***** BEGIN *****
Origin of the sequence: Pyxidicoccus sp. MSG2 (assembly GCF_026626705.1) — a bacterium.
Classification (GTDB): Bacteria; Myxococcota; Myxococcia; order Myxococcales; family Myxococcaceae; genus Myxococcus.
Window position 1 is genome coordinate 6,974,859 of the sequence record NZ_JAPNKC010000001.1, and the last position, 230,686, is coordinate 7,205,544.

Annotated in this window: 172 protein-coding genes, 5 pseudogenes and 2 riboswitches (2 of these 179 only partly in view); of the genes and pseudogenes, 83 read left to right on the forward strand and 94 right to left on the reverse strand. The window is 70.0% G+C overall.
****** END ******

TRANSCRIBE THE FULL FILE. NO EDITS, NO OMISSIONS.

Origin of the sequence: Pyxidicoccus sp. MSG2 (assembly GCF_026626705.1) — a bacterium.
Classification (GTDB): Bacteria; Myxococcota; Myxococcia; order Myxococcales; family Myxococcaceae; genus Myxococcus.
Window position 1 is genome coordinate 6,974,859 of the sequence record NZ_JAPNKC010000001.1, and the last position, 230,686, is coordinate 7,205,544.

Annotated in this window: 172 protein-coding genes, 5 pseudogenes and 2 riboswitches (2 of these 179 only partly in view); of the genes and pseudogenes, 83 read left to right on the forward strand and 94 right to left on the reverse strand. The window is 70.0% G+C overall.